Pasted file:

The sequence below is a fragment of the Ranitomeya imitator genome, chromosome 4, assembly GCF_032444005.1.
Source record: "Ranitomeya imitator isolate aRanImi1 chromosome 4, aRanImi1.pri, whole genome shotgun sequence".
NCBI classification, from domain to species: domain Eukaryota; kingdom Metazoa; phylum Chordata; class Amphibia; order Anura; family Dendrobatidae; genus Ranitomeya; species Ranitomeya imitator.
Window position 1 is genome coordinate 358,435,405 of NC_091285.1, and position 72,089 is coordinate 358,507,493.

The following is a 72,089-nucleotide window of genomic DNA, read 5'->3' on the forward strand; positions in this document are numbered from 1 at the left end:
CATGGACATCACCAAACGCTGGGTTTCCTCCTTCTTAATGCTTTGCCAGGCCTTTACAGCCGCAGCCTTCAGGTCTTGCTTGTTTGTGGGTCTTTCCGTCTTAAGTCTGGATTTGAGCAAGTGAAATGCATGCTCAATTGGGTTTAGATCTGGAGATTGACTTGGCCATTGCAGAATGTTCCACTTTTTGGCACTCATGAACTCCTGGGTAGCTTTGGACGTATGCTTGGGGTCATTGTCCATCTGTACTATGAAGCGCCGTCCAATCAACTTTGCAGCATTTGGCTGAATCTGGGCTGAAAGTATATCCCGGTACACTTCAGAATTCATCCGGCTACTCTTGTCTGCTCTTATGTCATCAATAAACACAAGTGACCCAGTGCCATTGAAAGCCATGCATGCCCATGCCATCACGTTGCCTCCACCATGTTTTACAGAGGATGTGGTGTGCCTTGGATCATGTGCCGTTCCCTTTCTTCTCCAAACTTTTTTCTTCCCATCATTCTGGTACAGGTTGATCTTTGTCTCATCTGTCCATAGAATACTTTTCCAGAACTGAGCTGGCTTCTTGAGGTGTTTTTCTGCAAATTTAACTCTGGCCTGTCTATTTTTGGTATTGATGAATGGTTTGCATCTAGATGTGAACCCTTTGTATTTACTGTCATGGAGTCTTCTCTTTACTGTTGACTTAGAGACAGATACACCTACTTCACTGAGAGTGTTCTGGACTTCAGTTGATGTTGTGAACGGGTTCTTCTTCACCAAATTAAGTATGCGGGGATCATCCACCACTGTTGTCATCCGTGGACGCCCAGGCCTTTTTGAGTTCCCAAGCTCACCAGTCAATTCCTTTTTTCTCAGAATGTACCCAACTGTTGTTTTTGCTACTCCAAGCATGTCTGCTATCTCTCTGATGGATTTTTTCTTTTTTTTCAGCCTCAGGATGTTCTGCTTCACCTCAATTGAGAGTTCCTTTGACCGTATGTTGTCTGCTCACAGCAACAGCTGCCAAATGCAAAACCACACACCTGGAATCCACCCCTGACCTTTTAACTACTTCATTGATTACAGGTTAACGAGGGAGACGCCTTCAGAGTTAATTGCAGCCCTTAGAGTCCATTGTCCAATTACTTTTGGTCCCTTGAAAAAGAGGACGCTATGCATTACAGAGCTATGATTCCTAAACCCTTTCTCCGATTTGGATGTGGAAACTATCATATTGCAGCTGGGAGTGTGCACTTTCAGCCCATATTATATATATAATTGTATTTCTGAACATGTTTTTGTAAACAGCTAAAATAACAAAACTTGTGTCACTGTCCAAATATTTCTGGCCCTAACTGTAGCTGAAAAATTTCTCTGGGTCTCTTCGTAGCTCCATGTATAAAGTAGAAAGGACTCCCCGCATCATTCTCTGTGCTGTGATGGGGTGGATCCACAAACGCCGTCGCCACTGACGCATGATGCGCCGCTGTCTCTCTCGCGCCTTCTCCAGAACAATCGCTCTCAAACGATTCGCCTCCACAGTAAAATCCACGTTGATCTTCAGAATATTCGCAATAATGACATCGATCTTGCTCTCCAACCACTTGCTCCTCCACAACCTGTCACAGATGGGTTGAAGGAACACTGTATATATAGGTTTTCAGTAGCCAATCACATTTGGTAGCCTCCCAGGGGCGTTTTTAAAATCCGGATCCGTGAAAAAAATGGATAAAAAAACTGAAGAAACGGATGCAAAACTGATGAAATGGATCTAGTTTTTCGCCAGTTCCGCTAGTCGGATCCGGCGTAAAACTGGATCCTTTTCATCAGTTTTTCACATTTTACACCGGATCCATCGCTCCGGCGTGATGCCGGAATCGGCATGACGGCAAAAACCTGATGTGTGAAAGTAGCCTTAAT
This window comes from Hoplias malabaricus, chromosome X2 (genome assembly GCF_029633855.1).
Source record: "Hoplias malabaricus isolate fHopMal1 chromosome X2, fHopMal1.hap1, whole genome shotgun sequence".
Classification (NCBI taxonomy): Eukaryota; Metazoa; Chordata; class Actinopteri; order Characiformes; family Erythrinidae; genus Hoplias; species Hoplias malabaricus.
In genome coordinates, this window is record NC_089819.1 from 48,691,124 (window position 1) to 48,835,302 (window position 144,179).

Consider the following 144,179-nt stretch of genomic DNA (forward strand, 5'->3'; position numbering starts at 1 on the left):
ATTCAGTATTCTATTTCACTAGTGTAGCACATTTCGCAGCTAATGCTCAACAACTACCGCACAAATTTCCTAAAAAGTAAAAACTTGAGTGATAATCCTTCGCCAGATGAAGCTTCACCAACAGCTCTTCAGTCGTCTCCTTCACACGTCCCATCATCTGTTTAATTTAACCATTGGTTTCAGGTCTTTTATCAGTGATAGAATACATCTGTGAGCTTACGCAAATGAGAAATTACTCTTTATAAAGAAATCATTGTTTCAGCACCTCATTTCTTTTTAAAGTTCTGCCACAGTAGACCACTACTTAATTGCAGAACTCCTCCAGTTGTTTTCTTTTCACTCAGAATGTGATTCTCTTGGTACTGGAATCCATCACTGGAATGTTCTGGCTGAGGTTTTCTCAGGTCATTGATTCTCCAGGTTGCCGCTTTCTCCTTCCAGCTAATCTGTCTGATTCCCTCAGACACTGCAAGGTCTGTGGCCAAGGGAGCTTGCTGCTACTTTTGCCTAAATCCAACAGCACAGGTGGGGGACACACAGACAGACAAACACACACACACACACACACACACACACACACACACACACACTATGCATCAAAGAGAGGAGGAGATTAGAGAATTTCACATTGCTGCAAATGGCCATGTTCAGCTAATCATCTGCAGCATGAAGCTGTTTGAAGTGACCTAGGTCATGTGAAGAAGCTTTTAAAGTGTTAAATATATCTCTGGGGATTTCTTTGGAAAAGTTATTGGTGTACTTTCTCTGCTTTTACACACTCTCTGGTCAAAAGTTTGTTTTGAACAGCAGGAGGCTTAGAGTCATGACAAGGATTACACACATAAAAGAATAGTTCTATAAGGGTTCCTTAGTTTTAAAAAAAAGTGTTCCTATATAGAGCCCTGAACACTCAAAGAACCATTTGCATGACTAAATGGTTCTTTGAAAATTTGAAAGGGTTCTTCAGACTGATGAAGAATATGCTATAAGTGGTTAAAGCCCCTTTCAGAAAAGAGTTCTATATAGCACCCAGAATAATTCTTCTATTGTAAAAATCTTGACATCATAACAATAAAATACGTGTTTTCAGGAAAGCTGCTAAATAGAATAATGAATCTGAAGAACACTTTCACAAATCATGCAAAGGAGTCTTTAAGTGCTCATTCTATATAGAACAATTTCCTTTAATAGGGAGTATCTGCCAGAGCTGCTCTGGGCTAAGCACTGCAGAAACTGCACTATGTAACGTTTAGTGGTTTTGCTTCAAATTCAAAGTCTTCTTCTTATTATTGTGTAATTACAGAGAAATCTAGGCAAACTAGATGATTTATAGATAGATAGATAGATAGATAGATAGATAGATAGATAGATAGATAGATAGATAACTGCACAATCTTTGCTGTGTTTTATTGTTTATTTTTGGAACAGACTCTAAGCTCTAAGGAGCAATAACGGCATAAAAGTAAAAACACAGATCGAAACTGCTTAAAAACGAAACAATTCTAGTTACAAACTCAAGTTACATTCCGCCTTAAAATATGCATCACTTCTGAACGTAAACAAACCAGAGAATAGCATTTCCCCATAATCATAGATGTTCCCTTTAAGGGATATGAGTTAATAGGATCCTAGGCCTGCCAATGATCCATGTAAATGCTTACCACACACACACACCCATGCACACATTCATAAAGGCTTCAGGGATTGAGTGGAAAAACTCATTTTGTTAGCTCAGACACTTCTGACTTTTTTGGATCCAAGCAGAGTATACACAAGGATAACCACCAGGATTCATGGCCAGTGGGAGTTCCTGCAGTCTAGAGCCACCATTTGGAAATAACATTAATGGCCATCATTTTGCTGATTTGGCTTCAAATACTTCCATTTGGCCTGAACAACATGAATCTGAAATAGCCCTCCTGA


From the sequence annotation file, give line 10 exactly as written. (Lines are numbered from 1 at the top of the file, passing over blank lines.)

In genome coordinates, this window is record NC_089819.1 from 48,691,124 (window position 1) to 48,835,302 (window position 144,179).